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3 UN Council Members Rule out Military Commitment to Iraq

France, Russia and Germany said Thursday that they supported the resolution on Iraq as a step in the right direction of the restoration of Iraq with the participation of the United Nations and in a spirit of unity.

But they refused to give any military commitment and further financial contributions to the reconstruction of Iraq.

Explaining the "yes" vote from Germany, Ambassador Gunter Pleuger told the 15-member council that two factors led to his approval.

"The sponsors ... have undertaken commendable efforts to reach a text that accommodates important claims we have made," he said.

"Another factor was that we and the sponsors share the same goals in Iraq," he continued, listing the same goals as " to contribute to a swift stabilization of the conditions in Iraq, to support the political and economic reconstruction process in Iraq and to promote the restoration of sovereignty of the Iraqi people through a government democratically elected by them."

In his statement explaining the vote, Russian Ambassador Sergey Lavrov emphasized the importance of returning sovereignty to the Iraqi people as quickly as possible, and to take other measures that would encourage the stabilization of the region.

He said that the resolution unambiguously affirms the rights of the people of Iraq to control their own future and also gives the Secretary-General a greater role in such areas as the political transition, where the United Nations must be a leader.

Regarding the multinational force, he said in the final version its primary role was to provide security until the political transition took place.

"The resolution did not discuss the problem of weapons of mass destruction and other matters which would have to be dealt with, which was to say that the resulting resolution did not solve all problems," he said.

He noted that the resolution provided the preconditions for returning Iraqi sovereignty, but that it was up to council members to closely monitor the situation and act in favor of that effort.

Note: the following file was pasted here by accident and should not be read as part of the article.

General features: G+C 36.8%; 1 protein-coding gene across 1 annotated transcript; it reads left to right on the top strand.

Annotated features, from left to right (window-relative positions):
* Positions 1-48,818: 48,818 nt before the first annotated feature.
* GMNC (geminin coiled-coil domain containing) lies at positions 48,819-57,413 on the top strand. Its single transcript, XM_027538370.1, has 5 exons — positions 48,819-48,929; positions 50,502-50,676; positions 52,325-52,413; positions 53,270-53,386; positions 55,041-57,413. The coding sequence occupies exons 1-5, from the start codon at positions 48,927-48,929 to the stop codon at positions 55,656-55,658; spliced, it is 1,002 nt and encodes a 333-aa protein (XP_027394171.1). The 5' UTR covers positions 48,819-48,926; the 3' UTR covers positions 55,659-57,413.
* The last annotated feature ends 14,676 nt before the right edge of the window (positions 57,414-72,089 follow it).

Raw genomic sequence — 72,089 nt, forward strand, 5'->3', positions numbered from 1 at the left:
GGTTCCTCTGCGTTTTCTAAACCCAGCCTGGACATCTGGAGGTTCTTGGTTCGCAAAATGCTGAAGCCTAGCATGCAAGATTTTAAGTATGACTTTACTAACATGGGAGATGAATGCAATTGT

Jean-Marc de La Sabliere of France said that, with so much at stake, a more clear-cut text should have been produced.

"It was particularly important to set timetables for a political transition," he said, adding such provisions were necessary to mobilize the international community for Iraq and to take measures to stabilize the country.

France had been able to vote for the text because the authors of the resolution had taken into account a number of amendments that it had submitted, according to the ambassador.

In a joint statement issued by the three strong critics of the US-led war on Iraq, they ruled out any military commitment and denied further financial contributions to the process of Iraqi reconstruction.

"At the same time, we believe that the resolution should have gone further on two major issues: first, the role of the United Nations, in particular in the political process, and second, the pace of the transfer of responsibilities to the Iraqi people," it said.

"In that context, the conditions are not created for us to envisage any military commitment and further financial contribution beyond our present engagement," said the statement.

The Security Council on Thursday unanimously adopted the US-sponsored resolution on Iraq's future, which authorizes the deployment of a multinational force in the country.

(Xinhua News Agency October 17, 2003)

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